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Good news on how to improve fuel efficiency

The bad news is there is no magic formula for improving fuel efficiency. The good news is that seven fleets just demonstrated that there are at least seven ways to achieve 10 MPG in real-world operation.

During the recent Run on Less 17-day fuel-economy road show, trucks logged more than 50,000 miles and averaged 10.1 MPG.  But the news gets even better: three different trucks had daily MPGS of more than 12.5 and the highest daily MPG was 12.8.

Even the average daily low for these seven trucks was 8.8, much higher than the national average of 6.4.

So what’s their secret? Even with varying duty cycles the trucks had some similar specs: low rolling resistance tires, extensive technology designed to improve the vehicle’s aerodynamics, automated manual transmissions and some sort of idle reduction technology — although not all of them used the same technology for avoiding idling.

But what’s truly remarkable is the specs also varied among the fleets in things like engine, engine ratings, axle configurations, and axle ratios.

We’ve listed the specs of each of the trucks at I encourage fleets to review them and use them as a starting point for evaluating their own move toward a more fuel efficient operation especially in light of the fact that the trucks in the Run achieved these results while going about their normal course of business.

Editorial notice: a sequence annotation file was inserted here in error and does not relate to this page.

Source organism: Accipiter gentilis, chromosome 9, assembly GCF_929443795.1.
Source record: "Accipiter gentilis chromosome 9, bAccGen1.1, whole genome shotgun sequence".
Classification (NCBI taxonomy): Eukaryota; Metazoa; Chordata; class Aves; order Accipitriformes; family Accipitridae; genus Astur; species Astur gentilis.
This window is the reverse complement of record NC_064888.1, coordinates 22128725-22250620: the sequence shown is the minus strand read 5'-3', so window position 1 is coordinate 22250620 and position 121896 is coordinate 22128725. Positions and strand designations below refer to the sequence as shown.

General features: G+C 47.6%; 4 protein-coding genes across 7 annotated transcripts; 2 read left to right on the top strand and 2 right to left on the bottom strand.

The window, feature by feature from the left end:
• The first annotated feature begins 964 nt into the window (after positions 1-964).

The other key to improving MPG is drivers committed to driving in a fuel-efficient manner. The seven drivers in the Run pride themselves on getting the most miles from a gallon of fuel. They understand that the way they drive has a direct impact on how fuel efficient the vehicle is and they keep trying to push themselves to get an extra tenth of a mile.

There was a time when we thought only trucks in the SuperTruck program could get double digit MPGs. SuperTruck does the hard work of developing new technologies that eventually become commercially available to all fleets.  You can view a Story from the Road video on comparing the performance of the trucks in the Run to the SuperTruck ones at

I think we are at a tipping point when it comes to improving fuel efficiency for all fleets. We have the existing technology, we have SuperTruck II working on the next generation technology and we have drivers willing to share their fuel-efficient driving best practices with others. I think we are within striking distance of moving the national average closer to 10 MPG.

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